Posts Tagged With: native american

“War Dances” by Sherman Alexie, Part II

For anyone curious about the first set of stories/poems in the collection, see “War Dances” by Sherman Alexie, Part 1.

Without further ado…

Another Proclamation

This poem points out that around the same time that Abraham Lincoln signed the Emancipation proclamation, he also signed the death warrants of Native Americans, resulting in the largest public execution in US history.  We tend to idolize presidents, particularly ones as iconic as Lincoln, without realizing that they were guilty of their fair share of human rights abuses.

Invisible Dog on a Leash

This is a story of a child’s disillusionment as he grows up, and about the loss of the sense of magic in the world.

The Ballad of Paul Nonetheless

This was one of the longer short stories in the collection.  It deals with a man who attempts to seduce a woman he meets in an airport.  The man’s mental deterioration parallels the deterioration that had happened within his own family life.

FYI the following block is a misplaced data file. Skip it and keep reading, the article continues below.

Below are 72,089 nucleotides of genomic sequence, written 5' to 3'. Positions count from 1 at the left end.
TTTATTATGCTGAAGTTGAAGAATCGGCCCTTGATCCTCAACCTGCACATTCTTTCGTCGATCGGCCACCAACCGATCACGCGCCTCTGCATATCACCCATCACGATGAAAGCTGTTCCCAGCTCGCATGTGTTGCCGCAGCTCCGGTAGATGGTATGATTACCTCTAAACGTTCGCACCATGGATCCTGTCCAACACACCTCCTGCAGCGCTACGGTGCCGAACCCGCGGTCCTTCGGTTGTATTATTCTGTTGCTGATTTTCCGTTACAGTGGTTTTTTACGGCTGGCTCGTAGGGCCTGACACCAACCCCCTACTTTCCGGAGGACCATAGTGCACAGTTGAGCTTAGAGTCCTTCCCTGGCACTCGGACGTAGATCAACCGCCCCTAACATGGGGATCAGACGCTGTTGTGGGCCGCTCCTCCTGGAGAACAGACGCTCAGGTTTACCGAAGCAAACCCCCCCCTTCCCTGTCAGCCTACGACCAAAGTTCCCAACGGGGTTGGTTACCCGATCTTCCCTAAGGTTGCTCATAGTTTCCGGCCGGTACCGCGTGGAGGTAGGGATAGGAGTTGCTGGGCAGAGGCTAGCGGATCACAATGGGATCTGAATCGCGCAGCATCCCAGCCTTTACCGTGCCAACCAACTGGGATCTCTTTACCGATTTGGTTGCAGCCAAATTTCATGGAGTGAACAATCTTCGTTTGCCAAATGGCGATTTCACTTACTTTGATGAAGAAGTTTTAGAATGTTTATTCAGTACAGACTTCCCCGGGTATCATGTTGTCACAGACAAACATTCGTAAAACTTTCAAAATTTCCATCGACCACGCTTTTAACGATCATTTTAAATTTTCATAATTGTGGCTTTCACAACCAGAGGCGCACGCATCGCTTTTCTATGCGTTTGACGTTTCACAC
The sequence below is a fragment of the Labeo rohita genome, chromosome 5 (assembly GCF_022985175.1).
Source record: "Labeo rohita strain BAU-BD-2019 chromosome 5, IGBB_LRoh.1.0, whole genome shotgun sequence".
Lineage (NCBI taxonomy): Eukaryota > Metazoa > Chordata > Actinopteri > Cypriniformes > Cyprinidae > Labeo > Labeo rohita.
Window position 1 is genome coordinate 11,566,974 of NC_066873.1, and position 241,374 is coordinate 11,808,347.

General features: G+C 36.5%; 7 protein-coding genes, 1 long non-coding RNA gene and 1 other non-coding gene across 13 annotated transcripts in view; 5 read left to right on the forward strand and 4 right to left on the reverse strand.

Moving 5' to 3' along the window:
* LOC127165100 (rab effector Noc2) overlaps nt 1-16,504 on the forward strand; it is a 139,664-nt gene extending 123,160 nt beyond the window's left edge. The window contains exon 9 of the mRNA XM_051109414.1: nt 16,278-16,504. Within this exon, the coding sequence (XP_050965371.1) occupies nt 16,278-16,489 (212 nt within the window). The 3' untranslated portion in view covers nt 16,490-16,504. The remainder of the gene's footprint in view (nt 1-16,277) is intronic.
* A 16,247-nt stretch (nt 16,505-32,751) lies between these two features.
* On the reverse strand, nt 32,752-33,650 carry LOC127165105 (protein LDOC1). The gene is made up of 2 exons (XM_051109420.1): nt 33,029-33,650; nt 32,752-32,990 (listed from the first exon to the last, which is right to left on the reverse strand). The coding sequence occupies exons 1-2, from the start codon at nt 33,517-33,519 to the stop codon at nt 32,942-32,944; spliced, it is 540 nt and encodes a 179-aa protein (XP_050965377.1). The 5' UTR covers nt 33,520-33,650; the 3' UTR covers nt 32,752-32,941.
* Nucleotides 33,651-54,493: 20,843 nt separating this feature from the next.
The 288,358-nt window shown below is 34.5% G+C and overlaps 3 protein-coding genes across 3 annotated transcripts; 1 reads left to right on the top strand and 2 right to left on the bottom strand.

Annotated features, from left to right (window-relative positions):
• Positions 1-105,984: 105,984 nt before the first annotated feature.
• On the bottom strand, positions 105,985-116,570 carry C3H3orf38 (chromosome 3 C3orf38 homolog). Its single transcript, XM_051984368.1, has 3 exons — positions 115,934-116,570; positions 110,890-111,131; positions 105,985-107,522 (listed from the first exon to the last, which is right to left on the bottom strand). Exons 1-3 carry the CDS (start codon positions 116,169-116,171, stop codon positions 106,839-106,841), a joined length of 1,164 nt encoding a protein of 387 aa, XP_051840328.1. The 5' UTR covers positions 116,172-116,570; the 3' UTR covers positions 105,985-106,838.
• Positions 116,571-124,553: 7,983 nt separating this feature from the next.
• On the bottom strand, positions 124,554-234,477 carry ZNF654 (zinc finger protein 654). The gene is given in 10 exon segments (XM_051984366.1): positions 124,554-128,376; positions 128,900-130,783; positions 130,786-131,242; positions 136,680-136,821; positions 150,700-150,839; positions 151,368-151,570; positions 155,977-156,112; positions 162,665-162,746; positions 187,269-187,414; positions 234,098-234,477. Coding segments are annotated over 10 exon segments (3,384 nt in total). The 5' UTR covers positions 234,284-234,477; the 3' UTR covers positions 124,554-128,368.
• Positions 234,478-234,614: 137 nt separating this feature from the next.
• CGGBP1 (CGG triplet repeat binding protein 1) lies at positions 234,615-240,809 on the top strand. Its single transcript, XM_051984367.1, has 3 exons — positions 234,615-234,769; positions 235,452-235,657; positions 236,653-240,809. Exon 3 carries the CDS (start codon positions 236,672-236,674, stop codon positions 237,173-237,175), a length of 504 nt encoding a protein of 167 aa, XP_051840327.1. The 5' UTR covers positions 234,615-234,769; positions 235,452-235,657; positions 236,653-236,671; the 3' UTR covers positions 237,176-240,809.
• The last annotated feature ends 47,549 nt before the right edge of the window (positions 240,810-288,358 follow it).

On Airplanes

In a poetical form, the narrator muses about people who ask to switch seats with him.

Big Bang Theory

…which of course has absolutely nothing to do with the new TV series that I have yet to watch, but have been told that I’ll love.  The story-poem recalls memories of childhood awkwardness and fears.

Ode for Pay Phones

A teenage narrator has a crush on a girl who sleeps around.  He has a habit of calling her house and talking with her at night, and is always thankful on the nights she is present to pick up the phone.  It’s a wee bit stalkerish, in my own humble opinion, but at the same time is meant to be endearing.

Fearful Symetry

This was one of my favorites in the collection.  I really liked the anecdote at the beginning of the story, where the narrator describes the intimacy of holding hands with a girl at a movie.  The narrator then goes on to become a writer, but is paralyzed by writer’s block.

Ode to Mix Tapes

Ah, the early 90s…

Roman Catholic Haiku

Not an actual haiku, but a poem that brings to mind memories of Catholic school.  I like the way he pointed out the way that the nuns were the educated scholarly type who didn’t take offense to students yelling “Get thee to a nunnery!” at each other.  Most of the nuns that I’ve known in my life have been amazingly cool and fun people.